Matrices and vector spaces
In so far as vector algebra is concerned (see the summary in Section A.9 of Appendix A), a vector can be considered as a geometrical object which has both a magnitude and a direction, and may be thought of as an arrow fixed in our familiar three-dimensional space. This space, in turn, may be defined by reference to, say, the fixed stars. This geometrical definition of a vector is both useful and important since it is independent of any coordinate system with which we choose to label points in space.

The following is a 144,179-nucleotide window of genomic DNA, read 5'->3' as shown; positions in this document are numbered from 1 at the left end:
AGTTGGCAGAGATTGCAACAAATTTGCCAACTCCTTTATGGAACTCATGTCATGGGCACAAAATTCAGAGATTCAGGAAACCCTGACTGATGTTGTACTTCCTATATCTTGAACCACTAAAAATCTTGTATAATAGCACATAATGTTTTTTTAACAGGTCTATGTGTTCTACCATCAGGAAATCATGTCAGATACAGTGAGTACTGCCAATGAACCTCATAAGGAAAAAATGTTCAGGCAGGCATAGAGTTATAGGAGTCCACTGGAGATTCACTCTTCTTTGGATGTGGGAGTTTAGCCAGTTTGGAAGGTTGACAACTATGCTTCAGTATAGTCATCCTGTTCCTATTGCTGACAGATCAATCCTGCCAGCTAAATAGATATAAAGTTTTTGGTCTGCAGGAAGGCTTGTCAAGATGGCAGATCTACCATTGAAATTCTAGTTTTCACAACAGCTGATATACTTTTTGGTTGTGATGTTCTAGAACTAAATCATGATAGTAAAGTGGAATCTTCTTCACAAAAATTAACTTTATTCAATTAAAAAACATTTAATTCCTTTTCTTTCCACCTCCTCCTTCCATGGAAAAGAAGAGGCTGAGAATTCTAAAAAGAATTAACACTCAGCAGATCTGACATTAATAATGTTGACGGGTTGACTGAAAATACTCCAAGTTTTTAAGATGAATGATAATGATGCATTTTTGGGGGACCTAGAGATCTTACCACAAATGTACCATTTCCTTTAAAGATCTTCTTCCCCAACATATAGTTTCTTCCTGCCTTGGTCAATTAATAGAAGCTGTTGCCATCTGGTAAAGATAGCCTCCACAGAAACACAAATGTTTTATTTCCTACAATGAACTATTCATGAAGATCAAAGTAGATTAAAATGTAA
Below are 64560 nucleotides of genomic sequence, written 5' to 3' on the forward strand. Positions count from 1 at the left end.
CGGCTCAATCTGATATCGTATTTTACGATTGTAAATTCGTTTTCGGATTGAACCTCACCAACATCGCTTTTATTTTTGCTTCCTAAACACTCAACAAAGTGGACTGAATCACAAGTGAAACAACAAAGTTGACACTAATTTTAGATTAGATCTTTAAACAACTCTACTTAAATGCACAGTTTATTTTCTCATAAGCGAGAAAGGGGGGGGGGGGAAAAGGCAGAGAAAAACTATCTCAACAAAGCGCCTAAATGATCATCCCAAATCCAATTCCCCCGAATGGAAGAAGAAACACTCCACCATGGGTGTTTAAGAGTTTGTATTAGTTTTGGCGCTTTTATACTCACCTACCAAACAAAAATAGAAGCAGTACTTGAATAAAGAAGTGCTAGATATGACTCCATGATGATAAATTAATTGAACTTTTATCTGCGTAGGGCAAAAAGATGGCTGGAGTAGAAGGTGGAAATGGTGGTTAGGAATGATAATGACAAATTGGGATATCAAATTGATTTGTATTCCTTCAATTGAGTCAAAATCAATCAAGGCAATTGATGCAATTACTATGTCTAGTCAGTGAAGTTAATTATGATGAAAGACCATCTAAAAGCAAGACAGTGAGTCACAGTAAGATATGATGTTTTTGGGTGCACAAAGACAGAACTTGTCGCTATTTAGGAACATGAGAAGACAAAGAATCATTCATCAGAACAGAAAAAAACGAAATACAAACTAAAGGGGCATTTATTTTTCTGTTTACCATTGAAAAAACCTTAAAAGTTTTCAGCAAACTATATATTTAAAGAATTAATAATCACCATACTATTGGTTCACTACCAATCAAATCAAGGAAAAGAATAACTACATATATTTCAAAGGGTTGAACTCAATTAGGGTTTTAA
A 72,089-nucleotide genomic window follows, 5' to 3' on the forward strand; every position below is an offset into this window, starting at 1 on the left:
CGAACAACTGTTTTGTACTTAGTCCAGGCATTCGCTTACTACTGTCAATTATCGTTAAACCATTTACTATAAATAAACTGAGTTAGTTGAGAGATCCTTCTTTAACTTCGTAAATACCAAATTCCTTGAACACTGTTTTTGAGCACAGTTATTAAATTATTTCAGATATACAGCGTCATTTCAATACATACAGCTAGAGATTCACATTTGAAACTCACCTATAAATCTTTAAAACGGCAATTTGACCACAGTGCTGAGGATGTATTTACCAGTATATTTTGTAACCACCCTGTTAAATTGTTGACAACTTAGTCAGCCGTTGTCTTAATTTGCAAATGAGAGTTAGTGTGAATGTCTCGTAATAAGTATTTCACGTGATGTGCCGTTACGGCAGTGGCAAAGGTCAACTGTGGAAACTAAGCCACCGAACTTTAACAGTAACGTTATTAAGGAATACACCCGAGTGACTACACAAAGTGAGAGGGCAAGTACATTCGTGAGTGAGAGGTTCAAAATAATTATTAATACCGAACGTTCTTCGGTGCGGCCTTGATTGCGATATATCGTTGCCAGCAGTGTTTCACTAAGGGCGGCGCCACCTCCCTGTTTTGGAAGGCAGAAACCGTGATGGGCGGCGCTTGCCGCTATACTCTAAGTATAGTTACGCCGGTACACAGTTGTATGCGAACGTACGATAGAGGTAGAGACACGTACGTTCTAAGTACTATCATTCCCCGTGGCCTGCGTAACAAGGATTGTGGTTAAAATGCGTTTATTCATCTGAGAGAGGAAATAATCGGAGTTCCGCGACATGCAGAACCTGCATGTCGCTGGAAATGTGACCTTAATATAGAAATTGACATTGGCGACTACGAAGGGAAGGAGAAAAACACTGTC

In most specific applications, however, it is necessary at some stage to choose a coordinate system and to break down a vector into its component vectors in the directions of increasing coordinate values. Thus for a particular ...